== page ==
Recognize blessings in your life today

Published 12:05 am Thursday, November 27, 2014

Today, we as a nation observe a national tradition began by our founding fathers of giving thanks for all our blessings. They had come to the New World where, despite their struggles, they felt a deep sense of freedom. They felt that God had blessed them, and they wanted to give thanks.

What are your thoughts and what is your challenge as we celebrate Thanksgiving in 2014. I think the simple part is to gather with family and/or friends to enjoy the time together and the food that is before us. I think the greater challenge is that each one of develops an attitude of  gratitude and becomes a “grateful person.”  I want to offer a few suggestions that may help you grow to be a grateful person.

A great 13th Century philosopher and theologian named Thomas Aquinas (1225-1274) described the action/attitude of thanksgiving as having three parts. The first part is recognizing our gifts and blessings; the second part is honoring the giver, and the third part is making a response for being blessed and gifted.

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How can we apply these ideas to ourselves. In the first phase, we might not see ourselves as being blessed or as having gifts. We might, in an unthinkable manner, consider that all we have and all we have accomplished are entirely due to our own creativity and hard work as if we are “self-made” and have no need of God. If we think this way, we will not recognize our blessings, and we will not recognize that “Every good and perfect gift comes from above” (James 1:17).

If we acknowledge that our blessings come from God, the second step will follow – namely that we recognize and honor Him, the giver. Jesus said, “Were not 10 (lepers) healed? Where are the other nine (who did not return to express thanks)” (Luke 17:18). We can thank him with words of thanks, with ritual actions, and with prayer. This second step will only take place if we remember our blessings. This should be easy for us, but that is not always so, either because we take our blessings for granted or we do not take the time, as it were, to “count our blessings.”

The third part of thanksgiving should follow. It we have a sense of being blessed, and if we acknowledge that God is the giver, we must show by our actions and lives that we are grateful. We must live our attitude of gratitude by sharing with others and placing our talents and gifts at the service of God and His people.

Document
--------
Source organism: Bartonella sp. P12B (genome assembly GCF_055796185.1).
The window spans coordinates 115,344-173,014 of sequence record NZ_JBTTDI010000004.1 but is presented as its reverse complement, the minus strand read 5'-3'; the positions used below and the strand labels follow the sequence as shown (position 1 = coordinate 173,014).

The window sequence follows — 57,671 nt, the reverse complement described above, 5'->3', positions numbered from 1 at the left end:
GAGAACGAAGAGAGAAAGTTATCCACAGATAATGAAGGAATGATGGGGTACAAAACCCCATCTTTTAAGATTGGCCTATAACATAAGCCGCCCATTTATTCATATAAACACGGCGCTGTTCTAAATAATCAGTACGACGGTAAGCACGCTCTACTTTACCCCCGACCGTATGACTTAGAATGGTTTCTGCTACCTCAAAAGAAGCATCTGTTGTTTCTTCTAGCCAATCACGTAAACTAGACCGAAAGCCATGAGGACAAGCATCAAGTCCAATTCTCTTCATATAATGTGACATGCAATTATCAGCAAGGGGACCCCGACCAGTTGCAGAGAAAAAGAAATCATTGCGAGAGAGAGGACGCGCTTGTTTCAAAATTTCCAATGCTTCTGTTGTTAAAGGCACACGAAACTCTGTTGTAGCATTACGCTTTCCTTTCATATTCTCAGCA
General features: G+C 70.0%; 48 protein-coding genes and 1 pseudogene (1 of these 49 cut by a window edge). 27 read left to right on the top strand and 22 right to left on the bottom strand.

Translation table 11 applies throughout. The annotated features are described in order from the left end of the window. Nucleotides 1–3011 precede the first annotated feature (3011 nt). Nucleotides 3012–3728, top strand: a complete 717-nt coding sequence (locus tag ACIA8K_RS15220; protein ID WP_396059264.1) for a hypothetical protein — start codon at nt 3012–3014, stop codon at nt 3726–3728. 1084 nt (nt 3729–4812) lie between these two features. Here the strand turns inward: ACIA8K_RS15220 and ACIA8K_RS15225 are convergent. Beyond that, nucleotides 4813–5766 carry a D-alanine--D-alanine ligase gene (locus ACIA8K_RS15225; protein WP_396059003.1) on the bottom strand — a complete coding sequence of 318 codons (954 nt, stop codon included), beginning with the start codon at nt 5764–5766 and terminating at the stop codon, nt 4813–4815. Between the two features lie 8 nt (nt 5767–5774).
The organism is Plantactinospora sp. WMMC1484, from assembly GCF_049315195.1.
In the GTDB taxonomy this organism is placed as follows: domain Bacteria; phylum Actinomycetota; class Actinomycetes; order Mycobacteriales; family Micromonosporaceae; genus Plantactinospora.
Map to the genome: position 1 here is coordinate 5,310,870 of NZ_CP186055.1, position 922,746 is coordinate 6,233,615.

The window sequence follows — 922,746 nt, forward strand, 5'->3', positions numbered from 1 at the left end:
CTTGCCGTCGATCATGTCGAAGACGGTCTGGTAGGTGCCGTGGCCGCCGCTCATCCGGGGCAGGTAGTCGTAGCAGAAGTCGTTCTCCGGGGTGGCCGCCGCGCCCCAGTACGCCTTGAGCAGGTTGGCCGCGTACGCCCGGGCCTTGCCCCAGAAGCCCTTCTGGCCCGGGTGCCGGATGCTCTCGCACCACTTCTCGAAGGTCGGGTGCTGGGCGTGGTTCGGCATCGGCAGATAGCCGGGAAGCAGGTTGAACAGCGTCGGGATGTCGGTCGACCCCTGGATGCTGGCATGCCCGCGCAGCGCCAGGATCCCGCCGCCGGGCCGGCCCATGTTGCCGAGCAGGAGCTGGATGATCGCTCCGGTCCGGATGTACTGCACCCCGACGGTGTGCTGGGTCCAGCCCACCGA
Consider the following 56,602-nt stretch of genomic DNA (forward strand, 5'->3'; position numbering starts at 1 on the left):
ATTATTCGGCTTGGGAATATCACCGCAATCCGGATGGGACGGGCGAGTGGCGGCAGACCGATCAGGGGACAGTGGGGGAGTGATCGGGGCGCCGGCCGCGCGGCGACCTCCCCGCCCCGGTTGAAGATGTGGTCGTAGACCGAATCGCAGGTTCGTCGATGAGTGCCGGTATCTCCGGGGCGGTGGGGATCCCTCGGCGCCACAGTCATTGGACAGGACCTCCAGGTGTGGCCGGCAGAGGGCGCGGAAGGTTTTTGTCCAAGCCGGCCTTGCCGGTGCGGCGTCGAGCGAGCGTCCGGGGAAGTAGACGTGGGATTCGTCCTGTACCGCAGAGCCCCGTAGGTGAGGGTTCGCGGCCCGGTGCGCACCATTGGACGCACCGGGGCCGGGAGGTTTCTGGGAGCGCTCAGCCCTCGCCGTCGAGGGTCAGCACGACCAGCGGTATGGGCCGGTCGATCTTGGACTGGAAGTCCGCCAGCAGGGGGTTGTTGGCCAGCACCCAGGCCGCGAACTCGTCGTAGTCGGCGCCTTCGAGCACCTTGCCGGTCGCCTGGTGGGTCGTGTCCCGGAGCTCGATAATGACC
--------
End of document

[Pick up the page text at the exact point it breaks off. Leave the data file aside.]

As you read my reflections, I suggest you pause for 30 seconds to think about each of the following questions:

4What are the ways that God has blessed and is blessing you in your life?

4How can you honor and thank God, the giver of these?

4What response will you make in your life (in your actions and attitudes) to express your gratitude?

It is my belief there is a strong connection between our faith in God and our becoming a grateful person. Let me offer a few considerations that you might find helpful.

4Think about your image of God and of His role in your life. Are you able to take to heart the words of the Christian Creed describing God as creator and author of life, as redeemer and as sanctifier. If you and I experience God in these ways, we are well on our way to becoming grateful persons.

4The next step is that we are able to admit that we depend on God for everything. This calls for trust on our part and a spirit of humility — seeing all we have and all we are as coming from God and that we totally depend on Him.

4Without the conviction that we depend on God, we will not be able to move beyond abstract faith, but with that conviction we can become a prayerful person and a grateful person.

4If you and I become grateful persons, we will not be able to keep this a secret. We will want to live it and reach out to others. By doing this, we become happy and peace-filled individuals.

It is my hope and prayer that each of us is able to recognize our blessings even in an imperfect world and that we take the time today to honor our God as the giver.


David O’Connor is pastor of St. Mary and Assumption parishes.